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Dental Implants Can Last a Lifetime

Dental implants, which can be used to replace one tooth or several teeth in the same area of your mouth, have been around a long time. In fact, anthropologists have discovered ancient skulls in which teeth were replaced with other materials, such as sea shells and cast iron.5

Today, the process is much more sophisticated. Modern implant dentistry was born in France about four decades ago.4 Since then, researchers have made great strides, resulting in a procedure with an extremely high success rate.1 The American Association of Maxillofacial Surgeons reports a success rate of 95 percent for dental implants.1

Long-term Solution

Many patients with dental implants find them to be more comfortable, natural and secure than fixed bridges or removable dentures. Unlike fixed bridges and removable dentures, dental implants don’t need to be replaced. If properly cared for, dental implants can last a lifetime.1

The basics of implant surgery haven’t changed much in decades, but the materials dental professionals use have improved markedly. Titanium is now the material of choice for implants. Both lightweight and strong, titanium is also compatible with body tissue.5

An implant is usually comprised of three parts:

  • A titanium screw that is implanted in the empty bone space, below the gum line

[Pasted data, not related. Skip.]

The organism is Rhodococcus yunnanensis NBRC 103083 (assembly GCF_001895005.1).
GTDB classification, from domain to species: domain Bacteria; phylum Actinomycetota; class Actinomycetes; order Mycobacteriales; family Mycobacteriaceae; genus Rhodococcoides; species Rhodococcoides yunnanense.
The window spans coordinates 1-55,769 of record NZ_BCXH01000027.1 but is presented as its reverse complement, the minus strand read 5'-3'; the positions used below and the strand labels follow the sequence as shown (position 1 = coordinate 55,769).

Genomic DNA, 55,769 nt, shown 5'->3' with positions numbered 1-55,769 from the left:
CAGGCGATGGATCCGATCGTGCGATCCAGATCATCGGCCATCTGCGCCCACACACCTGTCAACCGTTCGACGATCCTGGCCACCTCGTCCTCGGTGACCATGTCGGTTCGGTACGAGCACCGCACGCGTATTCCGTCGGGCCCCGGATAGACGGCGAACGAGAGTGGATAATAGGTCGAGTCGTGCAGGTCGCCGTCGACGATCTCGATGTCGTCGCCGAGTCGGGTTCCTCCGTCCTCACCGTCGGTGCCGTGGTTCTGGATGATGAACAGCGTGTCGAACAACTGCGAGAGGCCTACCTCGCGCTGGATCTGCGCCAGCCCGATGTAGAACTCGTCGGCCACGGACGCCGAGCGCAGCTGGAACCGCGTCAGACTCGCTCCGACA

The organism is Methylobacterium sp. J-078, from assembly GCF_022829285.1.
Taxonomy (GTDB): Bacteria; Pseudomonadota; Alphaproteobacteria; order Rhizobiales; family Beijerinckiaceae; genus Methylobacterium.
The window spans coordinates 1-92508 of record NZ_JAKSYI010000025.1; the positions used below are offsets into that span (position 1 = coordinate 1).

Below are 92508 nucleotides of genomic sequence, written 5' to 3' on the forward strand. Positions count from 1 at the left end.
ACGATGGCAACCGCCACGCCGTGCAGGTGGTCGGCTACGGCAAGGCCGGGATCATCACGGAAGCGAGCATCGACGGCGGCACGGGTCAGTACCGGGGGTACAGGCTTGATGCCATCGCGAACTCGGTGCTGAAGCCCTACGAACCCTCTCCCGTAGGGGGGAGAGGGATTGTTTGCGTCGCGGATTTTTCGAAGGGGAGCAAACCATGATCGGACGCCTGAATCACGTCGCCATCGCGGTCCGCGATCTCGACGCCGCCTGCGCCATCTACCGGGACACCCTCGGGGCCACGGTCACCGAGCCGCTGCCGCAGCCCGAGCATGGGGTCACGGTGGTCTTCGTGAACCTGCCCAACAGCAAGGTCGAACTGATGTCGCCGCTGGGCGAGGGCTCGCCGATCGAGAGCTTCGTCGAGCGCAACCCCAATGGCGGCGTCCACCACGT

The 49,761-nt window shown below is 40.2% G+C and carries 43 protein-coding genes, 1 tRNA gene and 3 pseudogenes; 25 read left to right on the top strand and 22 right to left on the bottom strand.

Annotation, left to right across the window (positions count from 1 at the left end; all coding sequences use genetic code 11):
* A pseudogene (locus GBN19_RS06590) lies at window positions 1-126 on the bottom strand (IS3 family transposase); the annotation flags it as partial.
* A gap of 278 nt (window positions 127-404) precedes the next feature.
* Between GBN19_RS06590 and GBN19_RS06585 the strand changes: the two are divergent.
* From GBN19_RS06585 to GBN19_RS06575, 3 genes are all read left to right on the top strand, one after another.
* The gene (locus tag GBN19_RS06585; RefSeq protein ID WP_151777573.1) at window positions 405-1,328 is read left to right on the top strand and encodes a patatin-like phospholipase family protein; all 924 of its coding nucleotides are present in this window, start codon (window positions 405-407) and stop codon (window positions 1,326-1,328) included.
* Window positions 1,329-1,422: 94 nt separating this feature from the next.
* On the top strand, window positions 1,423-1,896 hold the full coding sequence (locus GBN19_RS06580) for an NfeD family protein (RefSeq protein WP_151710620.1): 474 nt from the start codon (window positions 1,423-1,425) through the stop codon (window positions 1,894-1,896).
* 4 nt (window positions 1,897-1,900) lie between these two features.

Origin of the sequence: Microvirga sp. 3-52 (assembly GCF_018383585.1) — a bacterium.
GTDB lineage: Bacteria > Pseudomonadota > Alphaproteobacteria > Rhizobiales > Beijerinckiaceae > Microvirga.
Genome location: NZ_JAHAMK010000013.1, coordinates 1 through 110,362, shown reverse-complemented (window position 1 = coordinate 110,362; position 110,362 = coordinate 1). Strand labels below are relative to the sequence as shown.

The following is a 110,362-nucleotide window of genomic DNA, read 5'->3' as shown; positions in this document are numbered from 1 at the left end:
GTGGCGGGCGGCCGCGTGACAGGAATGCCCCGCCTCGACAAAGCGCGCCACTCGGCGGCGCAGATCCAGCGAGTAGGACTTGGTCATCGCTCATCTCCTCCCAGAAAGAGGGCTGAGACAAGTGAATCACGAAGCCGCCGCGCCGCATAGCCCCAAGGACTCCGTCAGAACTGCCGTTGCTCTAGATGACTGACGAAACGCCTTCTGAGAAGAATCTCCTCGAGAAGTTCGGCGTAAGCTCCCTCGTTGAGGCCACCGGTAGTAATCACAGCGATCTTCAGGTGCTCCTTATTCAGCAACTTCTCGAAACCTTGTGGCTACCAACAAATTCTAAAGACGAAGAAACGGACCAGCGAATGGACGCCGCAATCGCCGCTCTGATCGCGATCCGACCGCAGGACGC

• A post, or abutment

  • The crown, or prosthetic tooth1,5

Because they attach to the jawbone, implants do not move or click and do not need to be removed for cleaning.3 Implants also offer the added benefit of preventing bone loss under the missing tooth.6

Strong Connections

An implant is completed in a couple of steps. First, the implant is surgically placed into the jaw, covered with gum tissue and allowed to heal for up to six months. During this time, the implant fuses with the bone, creating a stable base.2,3

Depending on the implant, a second surgery may be needed to secure a post onto the implant. Some implants have a post already attached when they are first placed in the jaw. Once the gums have healed, a custom artificial tooth is fitted onto the top of the post. 2,3  Most of the time, the surgery is done with local anesthesia in your dental professional’s office.6 

Right for You?

If you have a badly damaged or missing tooth, you may be a candidate for an implant. Talk with your dental professional to learn if implants are an option for you.

1 “Dental Implants.” The American Association of Oral and Maxillofacial Surgeons, 2005. Accessed 2010.

2 “Dental Implants: FAQ.” American Dental Association, March 14, 2005. Accessed 2010.

3 “Dental Implants: An Option for Replacing Missing Teeth” American Dental Association. Journal of the American Dental Association, February 2005, Vol. 136. Accessed 2010.

4 “History of Dentistry.” American Dental Association, March 14, 2005. Accessed 2010.

5 “Dental Implants—The tooth replacement solution.” International Congress of Oral Implantologists. Accessed 2010.


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